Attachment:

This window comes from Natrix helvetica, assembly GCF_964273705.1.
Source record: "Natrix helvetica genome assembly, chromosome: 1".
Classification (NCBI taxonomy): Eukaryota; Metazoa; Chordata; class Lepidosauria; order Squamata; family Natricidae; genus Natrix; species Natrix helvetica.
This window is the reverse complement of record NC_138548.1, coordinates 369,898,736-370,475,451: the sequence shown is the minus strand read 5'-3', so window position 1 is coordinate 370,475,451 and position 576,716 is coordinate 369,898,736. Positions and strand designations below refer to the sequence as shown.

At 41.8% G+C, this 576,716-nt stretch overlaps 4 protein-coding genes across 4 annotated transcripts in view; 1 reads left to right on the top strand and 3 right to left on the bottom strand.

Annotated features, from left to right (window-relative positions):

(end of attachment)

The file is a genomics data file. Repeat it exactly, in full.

This window comes from Natrix helvetica, assembly GCF_964273705.1.
Source record: "Natrix helvetica genome assembly, chromosome: 1".
Classification (NCBI taxonomy): Eukaryota; Metazoa; Chordata; class Lepidosauria; order Squamata; family Natricidae; genus Natrix; species Natrix helvetica.
This window is the reverse complement of record NC_138548.1, coordinates 369,898,736-370,475,451: the sequence shown is the minus strand read 5'-3', so window position 1 is coordinate 370,475,451 and position 576,716 is coordinate 369,898,736. Positions and strand designations below refer to the sequence as shown.

At 41.8% G+C, this 576,716-nt stretch overlaps 4 protein-coding genes across 4 annotated transcripts in view; 1 reads left to right on the top strand and 3 right to left on the bottom strand.

Annotated features, from left to right (window-relative positions):